Which SWOK DIY Projects Have You Done?
In a surprising bit of awesome news, a recent survey shows that 87% of homeowners in America have done at least one DIY project since the pandemic began last year. That's awesome. In a period of time where the average American opted for others to do their handiwork some 75% of the time, we got back to doing things with our own two hands. I can't think of anything to be more proud of right now. So, even if you rent, which DIY projects have you tackled around the home?
In Southwest Oklahoma, the list of common DIY projects is pretty standard. Call it what you want, but it seems that styles don't exactly fluctuate in this part of the country, everybody tends to do the same trendy stuff they either spot on sits like Pinterest or see on HGTV shows. Let's go detail the most easy and common project SWOK has opted for in the last year or so.
Nothing has been more popular on the DIY'ers list this last year that the time honored tradition of the accent wall. Sometimes it's just a bold color of paint, but if you're in SWOK, odds are you've put up a little shiplap. You know, boards stacked on boards to make a perfectly modern home look a hundred years old. It's trendy, and I'll admit I've done this in my own home too, but what about you?
Given its mounting popularity over the last decade or so, there's never been an easier time to make this look a reality. The big box DIY stores even sell parcels of aged wood specifically meant to recreate the look above. Some people opt for free pallets, which is a royal pain, but there is an easier way.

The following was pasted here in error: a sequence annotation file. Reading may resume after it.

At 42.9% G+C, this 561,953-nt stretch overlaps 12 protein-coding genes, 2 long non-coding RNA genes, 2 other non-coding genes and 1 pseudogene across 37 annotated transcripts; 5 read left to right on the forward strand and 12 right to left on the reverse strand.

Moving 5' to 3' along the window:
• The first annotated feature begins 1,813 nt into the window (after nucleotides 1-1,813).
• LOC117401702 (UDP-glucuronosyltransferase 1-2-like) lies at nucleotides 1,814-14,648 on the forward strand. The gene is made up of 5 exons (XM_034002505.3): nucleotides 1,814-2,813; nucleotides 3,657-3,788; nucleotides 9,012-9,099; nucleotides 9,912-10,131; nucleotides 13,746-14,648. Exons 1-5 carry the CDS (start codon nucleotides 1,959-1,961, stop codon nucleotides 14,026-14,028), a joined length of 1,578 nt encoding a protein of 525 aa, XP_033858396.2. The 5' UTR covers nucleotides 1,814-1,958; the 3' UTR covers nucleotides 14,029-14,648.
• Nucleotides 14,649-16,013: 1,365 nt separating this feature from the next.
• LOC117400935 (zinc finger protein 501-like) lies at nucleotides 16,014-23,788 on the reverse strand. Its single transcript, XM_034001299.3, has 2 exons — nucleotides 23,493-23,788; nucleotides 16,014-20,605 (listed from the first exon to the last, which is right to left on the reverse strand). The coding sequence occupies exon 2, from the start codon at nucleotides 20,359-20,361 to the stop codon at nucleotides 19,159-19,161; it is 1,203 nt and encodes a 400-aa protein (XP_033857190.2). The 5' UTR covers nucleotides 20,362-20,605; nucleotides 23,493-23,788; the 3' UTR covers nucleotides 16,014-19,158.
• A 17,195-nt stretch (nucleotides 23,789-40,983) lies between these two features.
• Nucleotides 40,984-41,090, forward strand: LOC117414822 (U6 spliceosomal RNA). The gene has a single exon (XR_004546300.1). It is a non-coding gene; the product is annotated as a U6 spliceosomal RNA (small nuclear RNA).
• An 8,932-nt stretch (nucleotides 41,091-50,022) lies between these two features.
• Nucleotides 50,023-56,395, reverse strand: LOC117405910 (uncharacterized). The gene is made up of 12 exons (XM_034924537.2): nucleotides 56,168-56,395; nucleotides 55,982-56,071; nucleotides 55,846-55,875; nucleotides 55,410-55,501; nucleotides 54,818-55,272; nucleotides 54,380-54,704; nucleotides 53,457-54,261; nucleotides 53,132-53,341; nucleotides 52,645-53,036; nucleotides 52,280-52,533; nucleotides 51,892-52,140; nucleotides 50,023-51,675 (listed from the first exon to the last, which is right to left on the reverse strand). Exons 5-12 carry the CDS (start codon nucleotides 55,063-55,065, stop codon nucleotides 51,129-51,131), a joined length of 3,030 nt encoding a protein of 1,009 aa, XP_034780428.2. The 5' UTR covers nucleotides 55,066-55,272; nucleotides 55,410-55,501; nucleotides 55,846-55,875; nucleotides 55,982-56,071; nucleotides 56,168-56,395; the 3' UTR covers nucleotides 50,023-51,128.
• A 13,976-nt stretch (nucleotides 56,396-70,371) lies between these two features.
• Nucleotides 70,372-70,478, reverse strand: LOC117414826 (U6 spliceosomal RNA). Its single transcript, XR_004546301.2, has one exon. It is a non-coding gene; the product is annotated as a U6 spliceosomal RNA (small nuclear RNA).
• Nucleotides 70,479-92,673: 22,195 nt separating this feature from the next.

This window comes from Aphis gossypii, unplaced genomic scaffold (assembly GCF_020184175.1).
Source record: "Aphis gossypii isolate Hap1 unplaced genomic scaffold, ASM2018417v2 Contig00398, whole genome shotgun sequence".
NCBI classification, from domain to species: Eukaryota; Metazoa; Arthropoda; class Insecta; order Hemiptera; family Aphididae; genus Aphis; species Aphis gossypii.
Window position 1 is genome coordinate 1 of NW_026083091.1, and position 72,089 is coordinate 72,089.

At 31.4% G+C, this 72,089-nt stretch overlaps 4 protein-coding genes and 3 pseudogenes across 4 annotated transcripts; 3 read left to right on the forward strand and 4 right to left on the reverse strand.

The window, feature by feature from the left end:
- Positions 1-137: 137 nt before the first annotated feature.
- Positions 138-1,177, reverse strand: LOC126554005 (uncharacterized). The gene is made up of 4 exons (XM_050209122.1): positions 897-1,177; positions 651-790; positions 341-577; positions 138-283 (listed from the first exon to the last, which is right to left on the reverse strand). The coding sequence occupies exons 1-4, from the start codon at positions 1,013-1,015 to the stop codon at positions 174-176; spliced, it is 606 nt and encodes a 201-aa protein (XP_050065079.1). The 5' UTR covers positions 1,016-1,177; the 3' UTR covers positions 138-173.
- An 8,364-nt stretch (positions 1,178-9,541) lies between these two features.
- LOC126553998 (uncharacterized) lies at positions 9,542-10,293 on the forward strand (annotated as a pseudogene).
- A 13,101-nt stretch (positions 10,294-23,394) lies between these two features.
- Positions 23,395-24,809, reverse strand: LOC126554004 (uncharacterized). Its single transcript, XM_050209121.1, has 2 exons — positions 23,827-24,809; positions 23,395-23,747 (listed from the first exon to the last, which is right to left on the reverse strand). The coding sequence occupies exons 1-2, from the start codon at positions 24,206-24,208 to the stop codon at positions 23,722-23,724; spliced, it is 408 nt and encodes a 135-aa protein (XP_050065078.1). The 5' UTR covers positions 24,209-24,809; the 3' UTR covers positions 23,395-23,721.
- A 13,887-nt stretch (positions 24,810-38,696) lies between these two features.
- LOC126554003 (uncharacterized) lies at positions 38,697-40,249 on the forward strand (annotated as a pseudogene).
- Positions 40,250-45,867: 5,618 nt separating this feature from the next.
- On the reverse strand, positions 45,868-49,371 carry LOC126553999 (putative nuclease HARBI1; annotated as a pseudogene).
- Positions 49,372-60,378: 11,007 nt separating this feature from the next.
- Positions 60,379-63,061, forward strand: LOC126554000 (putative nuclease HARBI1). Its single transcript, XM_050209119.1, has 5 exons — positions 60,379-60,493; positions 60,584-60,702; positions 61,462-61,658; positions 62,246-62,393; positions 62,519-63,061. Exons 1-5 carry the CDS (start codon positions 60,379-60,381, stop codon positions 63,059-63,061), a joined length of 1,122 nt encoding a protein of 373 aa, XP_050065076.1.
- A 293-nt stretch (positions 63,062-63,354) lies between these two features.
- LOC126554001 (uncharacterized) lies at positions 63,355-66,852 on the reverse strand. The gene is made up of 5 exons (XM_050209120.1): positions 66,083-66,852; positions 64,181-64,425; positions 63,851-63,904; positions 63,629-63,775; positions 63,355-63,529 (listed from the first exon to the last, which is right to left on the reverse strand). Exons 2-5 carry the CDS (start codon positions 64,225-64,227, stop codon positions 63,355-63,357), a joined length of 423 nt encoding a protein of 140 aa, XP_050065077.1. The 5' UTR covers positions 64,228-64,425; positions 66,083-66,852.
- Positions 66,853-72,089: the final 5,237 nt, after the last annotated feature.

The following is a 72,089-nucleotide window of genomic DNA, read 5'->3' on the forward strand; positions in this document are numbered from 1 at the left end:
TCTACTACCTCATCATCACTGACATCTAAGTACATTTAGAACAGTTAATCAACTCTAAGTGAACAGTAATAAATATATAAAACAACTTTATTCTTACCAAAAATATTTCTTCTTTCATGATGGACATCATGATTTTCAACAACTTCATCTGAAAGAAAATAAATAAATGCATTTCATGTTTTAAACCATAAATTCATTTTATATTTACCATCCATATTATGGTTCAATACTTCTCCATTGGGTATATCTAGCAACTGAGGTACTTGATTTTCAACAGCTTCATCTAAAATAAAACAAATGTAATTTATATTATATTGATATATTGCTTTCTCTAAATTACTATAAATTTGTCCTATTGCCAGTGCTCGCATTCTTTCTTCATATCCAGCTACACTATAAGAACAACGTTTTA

In a time where lumber is still just too dang high, how can you get "the look" on a shoestring budget? You cheat to win.
My mother started this project a few years ago, and after shopping around for the proper shiplap, she decided she'd find a better and cheaper way to get it done. In her search, she came across flooring underlayment. It's basically really thin plywood that you would normally use underneath another floor, like click-type hardwoods and such. When you look at it, one side is a little rough like old shiplap would be, and you can easily cut it into whatever size strips you want. We shiplapped a few select walls in the family home with a stapler, and even I can't deny it looked way better than it sounds when described to you. Total cost for four massive floor to ceiling walls in shiplap? Under $200.
It's cheap and relatively easy. Spacing can get a little squirrely, so we just used little pieces of the underlayment as a spacing block so it all came out even and level. There's no reason why you couldn't make this happen either. She didn't even paint it. It has an antique white washed look to it already, so it just went straight up on the wall, tire prints and everything. Sure, you could paint it too and I'm confident it would look pretty stellar. Just don't go overboard. One wall per room at a maximum. It's the type of project that looks best done sparingly.